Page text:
Nearly three out of four Americans start their Social Security retirement benefits at age 62. What many people don’t realize is that there is a hidden penalty for some retirees who can’t resist early-bird Social Security benefits. Younger Baby Boomers will have to absorb a greater financial hit for claiming benefits at age 62 than older retirees. Here’s why: while the earliest eligibility age has remained at age 62, the age when Americans can claim their full retirement benefits has increased. For people who were born in the years from 1943 to 1954, the full retirement age is 66. Americans who were born in 1960 or later won’t qualify for full retirement benefits until they are 67. Someone who was born in 1960 and retires at 62 will have taken benefits five years – or 60 months – early. Every month shy of full retirement age will reduce this person’s benefit. In comparison, someone born in 1954 who retires at 62 will have four years – or 48 months – worth of benefits deducted. The penalty for the older retiree isn’t as severe.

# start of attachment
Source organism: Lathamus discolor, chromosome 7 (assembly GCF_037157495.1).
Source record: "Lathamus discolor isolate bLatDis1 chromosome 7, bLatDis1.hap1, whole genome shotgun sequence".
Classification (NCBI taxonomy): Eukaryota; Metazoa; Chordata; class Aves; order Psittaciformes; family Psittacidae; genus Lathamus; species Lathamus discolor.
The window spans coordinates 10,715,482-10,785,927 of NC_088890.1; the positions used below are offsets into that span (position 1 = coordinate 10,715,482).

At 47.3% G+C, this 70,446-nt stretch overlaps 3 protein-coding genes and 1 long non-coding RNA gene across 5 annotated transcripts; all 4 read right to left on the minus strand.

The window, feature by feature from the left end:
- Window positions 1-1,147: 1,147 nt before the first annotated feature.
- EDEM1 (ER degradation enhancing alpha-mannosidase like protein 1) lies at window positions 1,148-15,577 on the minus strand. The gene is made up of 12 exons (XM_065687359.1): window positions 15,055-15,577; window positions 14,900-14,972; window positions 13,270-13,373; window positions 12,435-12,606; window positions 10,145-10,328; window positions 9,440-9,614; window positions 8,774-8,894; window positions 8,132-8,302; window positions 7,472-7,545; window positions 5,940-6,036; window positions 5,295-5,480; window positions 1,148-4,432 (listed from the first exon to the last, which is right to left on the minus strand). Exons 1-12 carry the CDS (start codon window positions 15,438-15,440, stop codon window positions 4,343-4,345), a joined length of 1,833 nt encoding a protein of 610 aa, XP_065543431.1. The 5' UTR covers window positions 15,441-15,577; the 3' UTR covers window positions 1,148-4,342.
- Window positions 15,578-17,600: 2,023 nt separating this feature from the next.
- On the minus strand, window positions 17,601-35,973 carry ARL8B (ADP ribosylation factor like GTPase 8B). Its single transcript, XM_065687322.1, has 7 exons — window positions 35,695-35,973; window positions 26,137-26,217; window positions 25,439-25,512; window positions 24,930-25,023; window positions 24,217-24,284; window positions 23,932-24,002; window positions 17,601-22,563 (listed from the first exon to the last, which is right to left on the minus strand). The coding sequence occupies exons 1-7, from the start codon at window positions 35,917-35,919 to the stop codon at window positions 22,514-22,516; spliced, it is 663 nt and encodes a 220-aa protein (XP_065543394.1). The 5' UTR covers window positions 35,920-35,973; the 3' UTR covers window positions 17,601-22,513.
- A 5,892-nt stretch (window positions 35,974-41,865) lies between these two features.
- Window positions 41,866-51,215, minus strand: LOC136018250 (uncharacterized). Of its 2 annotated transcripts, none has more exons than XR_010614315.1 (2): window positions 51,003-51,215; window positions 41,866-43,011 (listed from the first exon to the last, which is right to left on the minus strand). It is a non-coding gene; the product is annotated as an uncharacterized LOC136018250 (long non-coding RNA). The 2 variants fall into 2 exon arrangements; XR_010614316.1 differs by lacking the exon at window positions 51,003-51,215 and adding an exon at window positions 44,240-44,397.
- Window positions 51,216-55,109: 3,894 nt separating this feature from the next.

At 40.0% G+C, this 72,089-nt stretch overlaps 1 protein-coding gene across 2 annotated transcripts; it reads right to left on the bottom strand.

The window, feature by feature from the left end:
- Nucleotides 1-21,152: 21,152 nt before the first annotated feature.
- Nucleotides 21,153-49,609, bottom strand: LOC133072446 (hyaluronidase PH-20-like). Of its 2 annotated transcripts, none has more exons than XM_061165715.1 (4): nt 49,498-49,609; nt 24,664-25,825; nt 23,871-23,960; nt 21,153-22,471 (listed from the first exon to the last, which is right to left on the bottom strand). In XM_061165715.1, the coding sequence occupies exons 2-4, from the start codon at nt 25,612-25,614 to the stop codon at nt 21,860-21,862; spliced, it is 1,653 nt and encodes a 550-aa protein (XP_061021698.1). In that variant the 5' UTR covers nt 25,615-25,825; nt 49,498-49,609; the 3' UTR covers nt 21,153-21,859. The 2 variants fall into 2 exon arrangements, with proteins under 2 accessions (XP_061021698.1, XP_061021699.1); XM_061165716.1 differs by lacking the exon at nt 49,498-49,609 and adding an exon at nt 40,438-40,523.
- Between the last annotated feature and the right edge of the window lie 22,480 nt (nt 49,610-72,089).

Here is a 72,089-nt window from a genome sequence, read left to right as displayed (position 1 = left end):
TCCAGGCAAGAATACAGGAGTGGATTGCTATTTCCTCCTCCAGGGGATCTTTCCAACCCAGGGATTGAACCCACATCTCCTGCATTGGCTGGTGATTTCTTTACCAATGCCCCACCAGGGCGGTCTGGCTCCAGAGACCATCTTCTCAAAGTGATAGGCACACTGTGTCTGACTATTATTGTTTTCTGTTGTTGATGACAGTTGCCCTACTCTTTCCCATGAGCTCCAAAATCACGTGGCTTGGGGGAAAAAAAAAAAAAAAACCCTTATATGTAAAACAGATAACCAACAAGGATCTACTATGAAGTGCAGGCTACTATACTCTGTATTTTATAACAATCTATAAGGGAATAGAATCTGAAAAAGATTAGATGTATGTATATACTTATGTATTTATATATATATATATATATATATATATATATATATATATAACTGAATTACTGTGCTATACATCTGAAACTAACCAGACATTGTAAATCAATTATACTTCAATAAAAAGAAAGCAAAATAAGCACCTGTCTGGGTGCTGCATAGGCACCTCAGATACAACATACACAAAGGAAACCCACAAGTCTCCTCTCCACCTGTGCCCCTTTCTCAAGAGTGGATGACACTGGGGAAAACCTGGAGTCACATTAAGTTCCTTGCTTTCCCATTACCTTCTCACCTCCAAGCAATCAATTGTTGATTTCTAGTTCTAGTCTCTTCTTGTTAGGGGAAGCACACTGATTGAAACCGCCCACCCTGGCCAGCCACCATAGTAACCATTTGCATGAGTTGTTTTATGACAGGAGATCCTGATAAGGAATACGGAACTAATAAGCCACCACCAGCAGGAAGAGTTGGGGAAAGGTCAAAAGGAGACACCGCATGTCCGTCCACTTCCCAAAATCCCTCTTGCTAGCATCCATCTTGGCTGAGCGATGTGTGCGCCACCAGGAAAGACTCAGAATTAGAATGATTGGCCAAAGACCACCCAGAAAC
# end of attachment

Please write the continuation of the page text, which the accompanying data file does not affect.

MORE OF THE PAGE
Birth Year Full Retirement Age
According to the Social Security Administration, older Baby Boomers who start taking their benefits at age 62 will experience a lifetime reduction of 25% in monthly payments compared to their peers who wait for full retirement. For younger Baby Boomers, who were born in 1960 or later, the penalty increases to 30%.
Of course, Americans can claim benefits at any point between 62 and 70 years of age when the payoff for waiting disappears. Let’s see how much the benefits will shrink for each year a person born in 1960 or later takes benefits before full retirement. Starting age Approximate Social Security Reduction
While it makes sense for some Americans to take Social Security early, many individuals would be better off postponing their benefits to full retirement age or later.